Qamar Javed Bajwa (Photo by Sebastian Widmann/Getty Images)


Pakistan’s Supreme Court gave the country’s army chief a reprieve Thursday (28), allowing him to hold on to power for at least six more months after a days-long legal battle posed unprecedented questions about the nuclear-armed nation’s most powerful institution.
General Qamar Javed Bajwa has served three years in his role, arguably the highest authority in the country, and in August Prime Minister Imran Khan asked him to extend his tenure and serve another three.
The request is not unusual. The Pakistani military has long played an outsized role in national life, ruling the country for roughly half its 72-year history, while many army chiefs have gone well beyond their mandated term.
This time, however, the Supreme Court has raised questions about the legality of the decision, in an unexpected move that has shocked the South Asian nation long accustomed to seeing the military get its way.
Oh Thursday, hours ahead of the midnight deadline for Bajwa’s term to expire, the court said it was granting him a conditional extension of six months, giving parliament time to clarify the consitutional guidelines under which an army chief’s tenure could be prolonged.
“Considering that the (army chief) is responsible for the command, discipline, training, administration, organisation and preparedness for war of the army … we, while exercising restraint, find it appropriate to leave the matter to the parliament,” Chief Justice Asif Saeed Khosa told the court.
Khan celebrated the court’s decision.
“Today must be a great disappointment to those who expected the country to be destabilised by a clash of institutions,” the prime minister tweeted moments after the ruling.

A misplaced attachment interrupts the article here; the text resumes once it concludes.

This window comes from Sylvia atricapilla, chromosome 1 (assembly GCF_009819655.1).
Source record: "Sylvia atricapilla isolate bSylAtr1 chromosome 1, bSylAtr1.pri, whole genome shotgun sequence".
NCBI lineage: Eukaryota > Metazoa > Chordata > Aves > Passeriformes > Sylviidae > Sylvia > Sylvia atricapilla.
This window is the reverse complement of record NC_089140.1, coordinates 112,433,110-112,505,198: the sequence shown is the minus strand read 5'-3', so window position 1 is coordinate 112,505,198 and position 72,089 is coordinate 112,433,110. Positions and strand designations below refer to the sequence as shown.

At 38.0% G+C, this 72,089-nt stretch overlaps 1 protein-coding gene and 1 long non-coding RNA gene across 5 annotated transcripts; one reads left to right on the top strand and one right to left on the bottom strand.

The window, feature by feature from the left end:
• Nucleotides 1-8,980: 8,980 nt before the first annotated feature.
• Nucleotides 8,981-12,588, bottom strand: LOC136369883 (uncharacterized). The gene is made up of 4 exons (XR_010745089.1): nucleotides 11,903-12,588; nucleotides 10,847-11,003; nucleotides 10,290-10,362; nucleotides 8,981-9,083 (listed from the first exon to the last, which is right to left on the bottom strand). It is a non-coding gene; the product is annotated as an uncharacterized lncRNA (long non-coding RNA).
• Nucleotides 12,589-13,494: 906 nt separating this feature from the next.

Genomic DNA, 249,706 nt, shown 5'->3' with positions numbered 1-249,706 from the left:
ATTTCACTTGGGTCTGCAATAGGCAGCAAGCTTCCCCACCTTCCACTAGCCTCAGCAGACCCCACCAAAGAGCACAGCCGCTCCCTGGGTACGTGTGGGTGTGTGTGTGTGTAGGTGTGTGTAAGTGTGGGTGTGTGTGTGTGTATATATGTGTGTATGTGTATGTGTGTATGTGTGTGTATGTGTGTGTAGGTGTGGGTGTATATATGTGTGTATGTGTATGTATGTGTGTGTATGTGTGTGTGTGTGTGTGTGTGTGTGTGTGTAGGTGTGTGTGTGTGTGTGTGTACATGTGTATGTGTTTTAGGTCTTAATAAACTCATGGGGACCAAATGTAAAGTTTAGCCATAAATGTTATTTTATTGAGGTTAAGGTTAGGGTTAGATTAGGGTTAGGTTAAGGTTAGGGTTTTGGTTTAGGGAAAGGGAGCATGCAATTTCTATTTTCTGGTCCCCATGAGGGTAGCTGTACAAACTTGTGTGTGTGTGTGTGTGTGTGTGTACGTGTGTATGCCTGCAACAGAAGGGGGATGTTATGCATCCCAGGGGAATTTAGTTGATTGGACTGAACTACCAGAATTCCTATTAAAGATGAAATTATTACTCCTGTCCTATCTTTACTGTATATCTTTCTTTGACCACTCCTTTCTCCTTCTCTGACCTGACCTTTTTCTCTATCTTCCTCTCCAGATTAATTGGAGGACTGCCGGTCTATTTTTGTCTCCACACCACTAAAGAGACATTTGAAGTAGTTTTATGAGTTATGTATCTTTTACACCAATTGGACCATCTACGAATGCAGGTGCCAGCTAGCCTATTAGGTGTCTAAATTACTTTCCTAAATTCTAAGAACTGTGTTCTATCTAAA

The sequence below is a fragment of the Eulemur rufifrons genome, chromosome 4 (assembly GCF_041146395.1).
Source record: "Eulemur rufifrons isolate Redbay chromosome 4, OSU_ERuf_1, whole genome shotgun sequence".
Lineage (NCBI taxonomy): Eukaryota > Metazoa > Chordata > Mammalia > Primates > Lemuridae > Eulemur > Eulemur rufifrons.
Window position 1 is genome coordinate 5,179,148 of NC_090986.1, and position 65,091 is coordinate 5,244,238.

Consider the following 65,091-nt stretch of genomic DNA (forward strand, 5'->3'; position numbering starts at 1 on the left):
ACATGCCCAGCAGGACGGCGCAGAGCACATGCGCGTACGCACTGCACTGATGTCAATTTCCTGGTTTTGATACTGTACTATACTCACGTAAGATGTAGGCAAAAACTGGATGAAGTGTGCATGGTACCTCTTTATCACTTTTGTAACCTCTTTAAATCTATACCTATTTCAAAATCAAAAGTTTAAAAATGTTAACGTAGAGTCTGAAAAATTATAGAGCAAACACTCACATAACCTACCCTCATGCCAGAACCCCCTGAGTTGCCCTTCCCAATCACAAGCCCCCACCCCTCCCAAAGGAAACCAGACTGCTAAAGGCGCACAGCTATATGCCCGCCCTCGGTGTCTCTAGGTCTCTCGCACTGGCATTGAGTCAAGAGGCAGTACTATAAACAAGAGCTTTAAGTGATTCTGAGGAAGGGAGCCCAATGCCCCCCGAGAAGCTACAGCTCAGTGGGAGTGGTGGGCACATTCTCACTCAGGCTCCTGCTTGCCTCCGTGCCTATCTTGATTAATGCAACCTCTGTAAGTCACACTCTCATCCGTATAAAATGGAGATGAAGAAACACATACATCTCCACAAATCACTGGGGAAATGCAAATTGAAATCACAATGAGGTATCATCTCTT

But the episode has damaged Khan’s administration, which is seen as close to Bajwa.
“This is a landmark case: unprecedented questions are being raised, threatening to upend the accepted status quo, and holding a mirror to society’s psyche,” Pakistan’s leading English daily Dawn wrote in an editorial earlier Thursday.
Bajwa was appointed to lead the military in 2016, taking over from the massively popular General Raheel Sharif, who won the hearts of millions with his blistering fight against Islamist militants.
Since taking power, Bajwa and the military have been criticised for continuing a crackdown on civil society while also being accused of helping engineer Khan’s victory in the 2018 elections.
The government itself is facing growing anger as it struggles to prop up Pakistan’s economy after decades of corruption and mismanagement.
The debate over the army chief’s tenure — accompanied by swelling calls from the public on social media for the general to step aside — has raised fresh questions over Khan’s ability to stay in office in a country where not a single prime minister has ever completed their term.
Bajwa is the latest in a long line of Pakistani military generals who have seen their mandates extended.
The ruling comes as tensions have skyrocketed with New Delhi after Prime Minister Narendra Modi stripped the disputed Kashmir region of its autonomy over the summer, which Khan’s government cited as its primary reason for the extension.
Both India and Pakistan have controlled portions of the former princely state of Kashmir since independence in 1947.
The dispute over the Muslim-majority region has been the spark for two major wars and countless clashes between them.
(AFP)